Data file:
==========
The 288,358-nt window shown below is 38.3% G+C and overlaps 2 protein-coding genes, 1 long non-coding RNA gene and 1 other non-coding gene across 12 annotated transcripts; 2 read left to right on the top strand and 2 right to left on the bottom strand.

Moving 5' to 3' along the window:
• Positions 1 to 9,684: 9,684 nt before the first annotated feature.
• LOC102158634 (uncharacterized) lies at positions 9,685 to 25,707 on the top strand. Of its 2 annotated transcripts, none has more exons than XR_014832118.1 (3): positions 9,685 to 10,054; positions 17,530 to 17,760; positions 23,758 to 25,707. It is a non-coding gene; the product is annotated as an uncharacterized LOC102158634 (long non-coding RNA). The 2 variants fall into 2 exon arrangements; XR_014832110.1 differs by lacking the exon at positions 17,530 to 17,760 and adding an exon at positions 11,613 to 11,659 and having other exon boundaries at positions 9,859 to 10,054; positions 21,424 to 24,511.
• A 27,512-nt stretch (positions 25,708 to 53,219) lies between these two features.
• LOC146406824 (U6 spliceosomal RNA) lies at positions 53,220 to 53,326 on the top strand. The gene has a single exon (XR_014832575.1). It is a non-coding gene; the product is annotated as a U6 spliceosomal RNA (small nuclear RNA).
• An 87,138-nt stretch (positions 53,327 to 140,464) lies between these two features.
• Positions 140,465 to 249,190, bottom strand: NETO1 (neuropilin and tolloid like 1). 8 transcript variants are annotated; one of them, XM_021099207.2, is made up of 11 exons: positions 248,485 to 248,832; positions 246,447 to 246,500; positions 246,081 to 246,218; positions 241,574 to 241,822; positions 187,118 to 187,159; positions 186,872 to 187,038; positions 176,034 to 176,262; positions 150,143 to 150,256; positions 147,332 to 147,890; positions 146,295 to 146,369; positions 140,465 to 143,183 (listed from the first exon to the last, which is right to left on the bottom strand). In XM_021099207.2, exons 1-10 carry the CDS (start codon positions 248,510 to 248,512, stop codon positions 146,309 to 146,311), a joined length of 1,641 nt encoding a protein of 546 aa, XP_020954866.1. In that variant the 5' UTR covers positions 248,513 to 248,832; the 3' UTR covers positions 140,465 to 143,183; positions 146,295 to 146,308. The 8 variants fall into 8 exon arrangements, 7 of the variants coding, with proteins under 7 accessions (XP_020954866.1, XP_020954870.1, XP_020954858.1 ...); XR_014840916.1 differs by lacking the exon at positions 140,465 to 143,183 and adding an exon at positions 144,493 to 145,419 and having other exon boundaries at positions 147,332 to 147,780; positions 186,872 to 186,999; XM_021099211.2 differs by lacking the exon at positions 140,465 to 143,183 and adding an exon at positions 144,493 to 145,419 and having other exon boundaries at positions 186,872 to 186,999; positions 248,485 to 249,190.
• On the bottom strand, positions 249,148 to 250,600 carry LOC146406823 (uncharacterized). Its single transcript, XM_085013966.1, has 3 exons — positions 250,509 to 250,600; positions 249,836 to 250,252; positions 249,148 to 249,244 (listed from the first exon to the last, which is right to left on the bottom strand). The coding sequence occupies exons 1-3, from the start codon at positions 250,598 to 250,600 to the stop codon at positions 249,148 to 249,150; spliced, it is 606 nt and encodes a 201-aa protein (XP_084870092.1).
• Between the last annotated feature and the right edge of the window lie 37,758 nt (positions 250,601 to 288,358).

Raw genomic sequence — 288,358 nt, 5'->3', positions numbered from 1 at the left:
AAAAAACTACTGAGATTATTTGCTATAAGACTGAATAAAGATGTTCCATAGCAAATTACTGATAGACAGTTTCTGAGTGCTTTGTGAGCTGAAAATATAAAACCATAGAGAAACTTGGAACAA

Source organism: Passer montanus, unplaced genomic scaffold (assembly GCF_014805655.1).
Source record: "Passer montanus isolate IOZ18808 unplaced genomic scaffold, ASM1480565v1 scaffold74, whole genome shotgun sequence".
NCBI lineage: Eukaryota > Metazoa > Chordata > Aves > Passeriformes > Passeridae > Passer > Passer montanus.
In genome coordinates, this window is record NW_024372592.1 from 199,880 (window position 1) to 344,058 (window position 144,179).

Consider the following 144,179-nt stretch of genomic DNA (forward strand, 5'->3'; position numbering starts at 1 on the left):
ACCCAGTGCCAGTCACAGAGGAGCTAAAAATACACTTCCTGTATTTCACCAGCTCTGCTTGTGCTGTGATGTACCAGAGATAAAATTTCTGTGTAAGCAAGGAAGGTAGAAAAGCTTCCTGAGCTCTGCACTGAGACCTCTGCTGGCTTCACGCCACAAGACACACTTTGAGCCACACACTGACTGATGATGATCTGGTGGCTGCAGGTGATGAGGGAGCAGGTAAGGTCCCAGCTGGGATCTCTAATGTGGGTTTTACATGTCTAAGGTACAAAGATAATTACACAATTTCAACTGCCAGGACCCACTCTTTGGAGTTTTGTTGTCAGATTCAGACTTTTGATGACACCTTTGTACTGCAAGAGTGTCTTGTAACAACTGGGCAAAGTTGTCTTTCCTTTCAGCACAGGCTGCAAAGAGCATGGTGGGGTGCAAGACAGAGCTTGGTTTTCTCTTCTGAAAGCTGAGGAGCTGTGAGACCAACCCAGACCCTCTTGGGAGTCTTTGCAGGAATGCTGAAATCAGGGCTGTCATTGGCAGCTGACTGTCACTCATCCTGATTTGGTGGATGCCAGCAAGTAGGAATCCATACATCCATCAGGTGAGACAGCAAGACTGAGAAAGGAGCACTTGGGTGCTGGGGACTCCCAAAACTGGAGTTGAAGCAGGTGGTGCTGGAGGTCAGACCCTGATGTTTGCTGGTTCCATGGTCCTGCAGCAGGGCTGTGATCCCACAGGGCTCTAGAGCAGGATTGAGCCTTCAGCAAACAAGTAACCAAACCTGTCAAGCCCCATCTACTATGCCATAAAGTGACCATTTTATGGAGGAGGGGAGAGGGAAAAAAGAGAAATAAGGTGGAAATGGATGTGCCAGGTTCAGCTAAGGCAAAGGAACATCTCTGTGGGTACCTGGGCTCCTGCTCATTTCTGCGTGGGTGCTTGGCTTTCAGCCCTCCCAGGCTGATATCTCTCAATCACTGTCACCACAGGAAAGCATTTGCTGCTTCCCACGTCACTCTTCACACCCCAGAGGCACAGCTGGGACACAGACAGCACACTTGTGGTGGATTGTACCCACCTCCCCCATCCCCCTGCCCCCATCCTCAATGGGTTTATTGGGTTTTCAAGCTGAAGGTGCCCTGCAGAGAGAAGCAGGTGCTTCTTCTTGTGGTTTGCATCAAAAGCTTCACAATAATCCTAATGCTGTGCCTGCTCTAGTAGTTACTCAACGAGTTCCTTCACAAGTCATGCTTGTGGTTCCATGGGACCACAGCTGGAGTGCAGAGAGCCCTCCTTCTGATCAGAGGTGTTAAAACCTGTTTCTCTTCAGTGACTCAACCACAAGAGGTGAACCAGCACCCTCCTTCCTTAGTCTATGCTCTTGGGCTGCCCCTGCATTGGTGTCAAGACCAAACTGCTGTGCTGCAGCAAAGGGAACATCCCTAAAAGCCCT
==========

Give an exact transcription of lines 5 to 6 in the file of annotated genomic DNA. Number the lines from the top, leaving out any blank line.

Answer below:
• A 27,512-nt stretch (positions 25,708 to 53,219) lies between these two features.
• LOC146406824 (U6 spliceosomal RNA) lies at positions 53,220 to 53,326 on the top strand. The gene has a single exon (XR_014832575.1). It is a non-coding gene; the product is annotated as a U6 spliceosomal RNA (small nuclear RNA).